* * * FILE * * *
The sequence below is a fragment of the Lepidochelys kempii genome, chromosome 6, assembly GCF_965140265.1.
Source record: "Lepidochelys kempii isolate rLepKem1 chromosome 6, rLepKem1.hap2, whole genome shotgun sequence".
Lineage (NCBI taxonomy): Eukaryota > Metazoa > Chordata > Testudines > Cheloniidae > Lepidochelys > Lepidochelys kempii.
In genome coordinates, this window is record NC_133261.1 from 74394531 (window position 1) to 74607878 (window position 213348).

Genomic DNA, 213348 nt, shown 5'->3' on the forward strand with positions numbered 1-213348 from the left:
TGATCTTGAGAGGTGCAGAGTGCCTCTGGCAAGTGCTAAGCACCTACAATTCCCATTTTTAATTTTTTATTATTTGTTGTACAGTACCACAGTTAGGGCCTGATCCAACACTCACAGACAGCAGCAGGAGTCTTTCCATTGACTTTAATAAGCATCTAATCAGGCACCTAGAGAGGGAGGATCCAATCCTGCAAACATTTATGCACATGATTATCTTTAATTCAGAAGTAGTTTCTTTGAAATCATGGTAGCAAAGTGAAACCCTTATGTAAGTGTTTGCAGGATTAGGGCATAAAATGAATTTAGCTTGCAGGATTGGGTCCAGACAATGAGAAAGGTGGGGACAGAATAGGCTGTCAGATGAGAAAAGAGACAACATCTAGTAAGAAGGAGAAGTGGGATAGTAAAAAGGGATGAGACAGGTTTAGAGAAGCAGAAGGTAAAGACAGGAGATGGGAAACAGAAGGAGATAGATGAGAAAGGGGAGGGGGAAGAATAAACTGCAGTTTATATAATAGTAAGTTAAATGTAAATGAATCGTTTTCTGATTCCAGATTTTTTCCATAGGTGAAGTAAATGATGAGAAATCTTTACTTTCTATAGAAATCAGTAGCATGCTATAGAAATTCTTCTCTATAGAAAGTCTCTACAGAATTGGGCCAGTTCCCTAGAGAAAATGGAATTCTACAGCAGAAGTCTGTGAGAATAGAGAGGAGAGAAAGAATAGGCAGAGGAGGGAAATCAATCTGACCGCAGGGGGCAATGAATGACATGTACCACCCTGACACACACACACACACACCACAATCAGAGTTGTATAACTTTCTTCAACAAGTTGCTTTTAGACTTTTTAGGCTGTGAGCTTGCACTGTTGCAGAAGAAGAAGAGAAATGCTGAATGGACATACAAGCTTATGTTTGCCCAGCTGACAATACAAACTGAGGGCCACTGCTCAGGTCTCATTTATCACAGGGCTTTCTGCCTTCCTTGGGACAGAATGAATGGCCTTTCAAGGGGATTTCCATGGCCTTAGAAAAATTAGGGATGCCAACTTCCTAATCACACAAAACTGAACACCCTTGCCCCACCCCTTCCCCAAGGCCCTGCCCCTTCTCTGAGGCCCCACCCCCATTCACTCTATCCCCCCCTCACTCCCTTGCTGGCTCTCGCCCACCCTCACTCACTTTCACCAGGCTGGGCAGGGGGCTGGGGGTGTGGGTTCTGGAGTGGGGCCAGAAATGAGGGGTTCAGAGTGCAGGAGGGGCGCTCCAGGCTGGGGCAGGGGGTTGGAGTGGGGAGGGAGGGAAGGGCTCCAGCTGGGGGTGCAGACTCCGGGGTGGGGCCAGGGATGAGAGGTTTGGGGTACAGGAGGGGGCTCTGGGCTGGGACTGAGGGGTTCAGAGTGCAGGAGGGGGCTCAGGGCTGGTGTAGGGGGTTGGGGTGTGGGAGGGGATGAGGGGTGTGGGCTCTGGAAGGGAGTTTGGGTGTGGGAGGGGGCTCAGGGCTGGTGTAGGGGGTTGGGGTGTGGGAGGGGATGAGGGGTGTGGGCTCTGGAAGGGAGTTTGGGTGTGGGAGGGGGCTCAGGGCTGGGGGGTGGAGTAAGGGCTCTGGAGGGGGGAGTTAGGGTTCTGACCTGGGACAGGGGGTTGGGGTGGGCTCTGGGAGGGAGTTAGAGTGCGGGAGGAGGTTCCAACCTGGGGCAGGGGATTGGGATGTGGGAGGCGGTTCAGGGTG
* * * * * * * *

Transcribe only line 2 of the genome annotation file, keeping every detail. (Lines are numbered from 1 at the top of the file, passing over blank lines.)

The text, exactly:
Source record: "Lepidochelys kempii isolate rLepKem1 chromosome 6, rLepKem1.hap2, whole genome shotgun sequence".